The following thesis investigates the feasibility of using metrics of accessibility to jobs, betweenness centrality, and automobile traffic levels to estimate pedestrian behav- ior levels and automobile-pedestrian collision risks within an urban area. Multimodal count and crash report data from Minneapolis, Minnesota are used as a test of this scal- able, translatable modeling framework; multiple stepwise linear regression is performed to compile a set of explanatory variables from which to construct a predictive model of pedestrian movement. The existence of the Safety In Numbers (SIN) phenomenon is in- vestigated within both the raw and estimated pedestrian movement data; the SIN effect is the phenomenon where pedestrians are found to be safer from collisions, on average, when there are more pedestrians present in a given intersection, street, or area - that is, that the per-pedestrian risk of injury inflicted by drivers of automobiles decreases as a function of the increasing volume of pedestrian traffic. Economic accessibility, between- ness centrality, and Average Annual Daily Traffic (AADT) were found to be significant predictors of pedestrian traffic at intersections in Minneapolis, and the SIN effect was observed in both the raw and estimated pedestrian movement data when combined with the aggregated crash data. This investigation shows the potential utility of such a model that is both scalable to larger geographic areas, and translatable to varying jurisdictions due to its reliance on nationally-available datasets. Policy implications and concerns surrounding use of the Safety In Numbers effect in planning and engineering, and issues of data quality and availability in urban geographic science, are discussed.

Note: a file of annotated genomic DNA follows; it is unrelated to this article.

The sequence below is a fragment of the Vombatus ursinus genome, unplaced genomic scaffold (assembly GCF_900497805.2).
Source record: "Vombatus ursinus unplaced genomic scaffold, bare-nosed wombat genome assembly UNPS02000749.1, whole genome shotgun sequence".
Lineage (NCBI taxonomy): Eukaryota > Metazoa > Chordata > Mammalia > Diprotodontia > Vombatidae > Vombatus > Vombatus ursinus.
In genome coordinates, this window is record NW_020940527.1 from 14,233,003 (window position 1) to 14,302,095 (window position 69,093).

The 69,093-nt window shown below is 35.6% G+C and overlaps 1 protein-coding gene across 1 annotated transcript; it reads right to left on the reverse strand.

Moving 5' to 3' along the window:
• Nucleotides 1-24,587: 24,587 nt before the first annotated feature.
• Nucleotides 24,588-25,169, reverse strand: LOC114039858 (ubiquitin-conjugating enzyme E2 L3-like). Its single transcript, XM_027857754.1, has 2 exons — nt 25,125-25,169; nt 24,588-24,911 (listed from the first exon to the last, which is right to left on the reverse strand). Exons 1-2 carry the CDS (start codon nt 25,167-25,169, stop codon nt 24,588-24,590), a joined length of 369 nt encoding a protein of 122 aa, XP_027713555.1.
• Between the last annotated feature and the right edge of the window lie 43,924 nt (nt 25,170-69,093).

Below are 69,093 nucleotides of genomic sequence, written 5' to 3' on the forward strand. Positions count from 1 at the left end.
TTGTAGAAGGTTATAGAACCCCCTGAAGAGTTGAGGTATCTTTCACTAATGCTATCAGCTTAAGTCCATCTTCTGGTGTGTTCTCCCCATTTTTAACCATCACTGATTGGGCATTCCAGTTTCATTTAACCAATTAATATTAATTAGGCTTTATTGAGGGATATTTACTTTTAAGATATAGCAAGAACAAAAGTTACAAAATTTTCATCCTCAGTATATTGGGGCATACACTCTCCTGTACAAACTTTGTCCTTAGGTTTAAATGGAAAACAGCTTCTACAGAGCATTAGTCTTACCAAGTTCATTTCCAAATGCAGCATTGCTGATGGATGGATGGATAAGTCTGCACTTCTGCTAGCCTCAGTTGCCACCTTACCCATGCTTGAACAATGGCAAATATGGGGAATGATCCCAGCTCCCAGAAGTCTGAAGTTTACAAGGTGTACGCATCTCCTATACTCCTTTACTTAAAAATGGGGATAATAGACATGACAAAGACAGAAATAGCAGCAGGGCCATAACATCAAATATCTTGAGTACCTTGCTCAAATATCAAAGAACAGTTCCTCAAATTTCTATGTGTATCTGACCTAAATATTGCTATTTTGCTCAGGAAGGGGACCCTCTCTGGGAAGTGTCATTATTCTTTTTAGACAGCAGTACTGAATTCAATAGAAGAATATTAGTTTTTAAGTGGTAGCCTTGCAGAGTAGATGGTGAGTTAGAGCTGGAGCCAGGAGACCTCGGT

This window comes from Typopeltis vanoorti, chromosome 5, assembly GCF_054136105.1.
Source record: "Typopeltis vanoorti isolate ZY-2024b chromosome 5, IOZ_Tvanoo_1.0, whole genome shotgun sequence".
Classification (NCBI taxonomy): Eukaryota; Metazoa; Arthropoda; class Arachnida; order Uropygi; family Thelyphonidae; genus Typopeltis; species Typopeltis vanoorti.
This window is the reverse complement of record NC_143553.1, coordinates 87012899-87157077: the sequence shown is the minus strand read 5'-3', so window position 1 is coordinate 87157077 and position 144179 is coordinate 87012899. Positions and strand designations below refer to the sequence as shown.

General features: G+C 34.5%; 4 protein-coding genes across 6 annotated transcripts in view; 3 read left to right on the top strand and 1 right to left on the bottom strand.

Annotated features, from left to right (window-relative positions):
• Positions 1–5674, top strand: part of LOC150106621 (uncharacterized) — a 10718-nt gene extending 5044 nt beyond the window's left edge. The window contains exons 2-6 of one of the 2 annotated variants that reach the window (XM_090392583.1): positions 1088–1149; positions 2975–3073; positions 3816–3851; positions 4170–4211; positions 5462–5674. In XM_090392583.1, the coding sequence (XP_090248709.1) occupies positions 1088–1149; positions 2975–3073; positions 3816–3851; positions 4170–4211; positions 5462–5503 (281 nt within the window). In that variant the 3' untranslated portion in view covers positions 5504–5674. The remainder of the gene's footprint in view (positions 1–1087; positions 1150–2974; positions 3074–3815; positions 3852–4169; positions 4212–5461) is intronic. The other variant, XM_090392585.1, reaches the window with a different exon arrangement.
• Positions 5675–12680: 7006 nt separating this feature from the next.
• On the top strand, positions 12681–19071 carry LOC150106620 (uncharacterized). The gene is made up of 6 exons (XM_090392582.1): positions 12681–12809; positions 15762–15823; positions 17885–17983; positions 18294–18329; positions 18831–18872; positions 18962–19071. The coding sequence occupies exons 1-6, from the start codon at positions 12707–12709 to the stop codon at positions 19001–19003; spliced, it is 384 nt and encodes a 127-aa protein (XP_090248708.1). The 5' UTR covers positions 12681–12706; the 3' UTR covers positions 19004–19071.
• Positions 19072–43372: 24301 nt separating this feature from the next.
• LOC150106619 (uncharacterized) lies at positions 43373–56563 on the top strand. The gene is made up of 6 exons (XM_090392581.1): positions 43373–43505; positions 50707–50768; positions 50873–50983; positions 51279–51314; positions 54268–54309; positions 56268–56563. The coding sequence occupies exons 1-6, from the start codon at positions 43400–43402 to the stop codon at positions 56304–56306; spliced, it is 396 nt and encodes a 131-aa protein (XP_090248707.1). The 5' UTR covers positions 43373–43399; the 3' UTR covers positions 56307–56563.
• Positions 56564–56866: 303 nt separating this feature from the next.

University of Minnesota M.S. thesis. October 2015. Major: Civil Engineering. Advisor: David Levinson. 1 computer file (PDF); vii, 81 pages.
Accessibility and Centrality Based Estimation of Pedestrian Activity and Safety in Urban Areas.
Retrieved from the University of Minnesota Digital Conservancy,
Content distributed via the University of Minnesota's Digital Conservancy may be subject to additional license and use restrictions applied by the depositor.